News Release

REF NO.: 85

SUBJECT: Memorial University best in Canada for producing rural doctors

DATE: May 17, 2016

The Faculty of Medicine at Memorial University of Newfoundland has received a prestigious national award for rural medicine.

The Society of Rural Physicians of Canada (SRPC) has awarded Memorial with the 2016 Keith Award, given annually to a Canadian postgraduate medical program that has excelled in producing rural doctors.

This year’s Keith Award looked at the largest number of graduates practising in rural areas 10 years after graduation. As the top medical school in the country, Memorial’s average was 38.9 per cent; the national average was 18 per cent. Family medicine residents were taken into account and identified through the Canadian Post-MD Educational Registry. Practice locations were identified from the Canadian Medical Association database 10 years later.

Memorial’s postgraduate residency training program in family medicine provides an opportunity for training physicians to take advantage of specific locations available to them.

The program’s unique training model includes streams sites in Newfoundland and Labrador ranging from eastern, central and western regions, as well as the NorFam training centre in Goose Bay, N.L., and the new site in Nunavut. These locations allow training residents to complete the vast majority, if not all, of their training within a particular geographical area.

Medical student Loni Slade is graduating on June 2. She will start her family medicine residency in the central stream, which was her first choice in a residency program.

 “I chose the central Newfoundland and Labrador family medicine stream because in addition to being close to my hometown of Deer Lake, I will get to train in several rural communities throughout the area and each site will provide unique training exposures and hands-on experiences,” she said. “Thanks to Memorial, I will receive excellent training that will fully prepare me for any situation or challenges I may face in my future career and practice.”

Dr. James Rourke, dean of the Faculty of Medicine at Memorial, says that to help establish a strong connection to rural medicine, all students in the degree of doctor of medicine (MD) program have extensive training and exposure to rural teaching sites throughout the province, as well as opportunities to visit sites in Prince Edward Island, New Brunswick, Nunavut and the Yukon.

“Recognizing our province’s demographic make-up and the location of many communities in rural and remote areas, the Faculty of Medicine has always made rural medicine training a priority,” said Dr. Rourke. “We take every step of their training seriously to ensure they can be the best health-care providers in any location.”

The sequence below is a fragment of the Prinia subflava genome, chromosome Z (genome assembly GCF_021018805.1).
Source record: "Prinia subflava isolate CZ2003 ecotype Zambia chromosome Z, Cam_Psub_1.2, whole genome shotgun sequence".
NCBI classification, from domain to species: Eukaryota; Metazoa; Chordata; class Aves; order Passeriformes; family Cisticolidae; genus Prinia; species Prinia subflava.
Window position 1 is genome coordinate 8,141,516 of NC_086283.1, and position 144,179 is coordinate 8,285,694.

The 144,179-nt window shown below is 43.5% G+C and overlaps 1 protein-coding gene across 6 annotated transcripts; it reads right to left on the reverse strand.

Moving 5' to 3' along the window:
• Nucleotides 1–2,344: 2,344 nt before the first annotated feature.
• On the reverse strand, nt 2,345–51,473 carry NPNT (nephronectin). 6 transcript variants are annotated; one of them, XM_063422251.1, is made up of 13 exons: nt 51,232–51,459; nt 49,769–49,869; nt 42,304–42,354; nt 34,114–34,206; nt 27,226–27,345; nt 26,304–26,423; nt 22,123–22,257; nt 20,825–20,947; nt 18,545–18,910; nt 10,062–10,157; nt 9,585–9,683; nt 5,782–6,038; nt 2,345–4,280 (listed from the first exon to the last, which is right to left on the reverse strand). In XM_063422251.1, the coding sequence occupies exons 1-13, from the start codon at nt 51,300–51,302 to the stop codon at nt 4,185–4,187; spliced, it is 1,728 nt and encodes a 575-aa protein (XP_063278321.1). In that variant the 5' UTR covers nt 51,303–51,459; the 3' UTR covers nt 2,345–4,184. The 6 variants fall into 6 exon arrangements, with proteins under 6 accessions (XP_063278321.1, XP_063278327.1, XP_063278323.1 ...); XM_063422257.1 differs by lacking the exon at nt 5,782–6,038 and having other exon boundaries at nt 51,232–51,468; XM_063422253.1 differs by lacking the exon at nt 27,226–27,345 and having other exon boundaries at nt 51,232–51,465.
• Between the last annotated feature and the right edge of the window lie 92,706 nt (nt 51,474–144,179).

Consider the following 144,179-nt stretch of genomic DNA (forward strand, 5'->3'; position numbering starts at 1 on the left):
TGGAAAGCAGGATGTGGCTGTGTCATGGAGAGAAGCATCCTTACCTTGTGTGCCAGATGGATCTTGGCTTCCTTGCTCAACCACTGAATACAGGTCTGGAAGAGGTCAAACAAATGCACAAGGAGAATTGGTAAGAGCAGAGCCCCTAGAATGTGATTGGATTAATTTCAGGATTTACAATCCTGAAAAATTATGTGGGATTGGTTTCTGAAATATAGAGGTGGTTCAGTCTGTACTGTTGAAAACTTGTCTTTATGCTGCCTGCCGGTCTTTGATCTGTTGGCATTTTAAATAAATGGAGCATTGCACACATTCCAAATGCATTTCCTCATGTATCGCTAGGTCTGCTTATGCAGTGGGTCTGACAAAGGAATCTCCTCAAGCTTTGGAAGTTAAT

As well, the MD program provides a spiral curriculum with rural content interwoven with clinical skills right from the beginning. This innovative curriculum incorporates a narrative approach that allows students to learn about the people and places of Newfoundland and Labrador. By looking at communities and case studies of realistic patients, students have both the information and context to understand issues with much more complexity and depth. These factors encourage students to develop deeper connections to rural communities as they learn from local physicians and interact with patients.

The award was presented on May 6 at the annual Rural and Remote Medicine Course in Charleviox, Que. Dr. Wendy Graham, an associate professor and family physician who has more than 17 years of practice in Port aux Basques, N.L., was on hand to accept the award.

“It was an honour and a privilege to accept the Keith Award on behalf of Memorial University and the Faculty of Medicine,” said Dr. Graham. “Memorial's MD

program and family medicine program prepared me to practise in my rural community with competence, confidence and clinical courage. This is essential in our setting of rugged geography, unpredictable weather and isolation.”

Dr. Graham said she has seen first-hand how Memorial’s rich teaching programs are structured to meet the needs of rural and remote communities. Rural doctors are required to develop a skill set well beyond what may be expected in a typical primary care setting in a larger community.

This is the fifth time Memorial University has received the Keith Award since it was introduced in 2000. In 2009 Memorial also received the society’s rural education award for excellence in producing MD graduates headed to a career in rural medicine.

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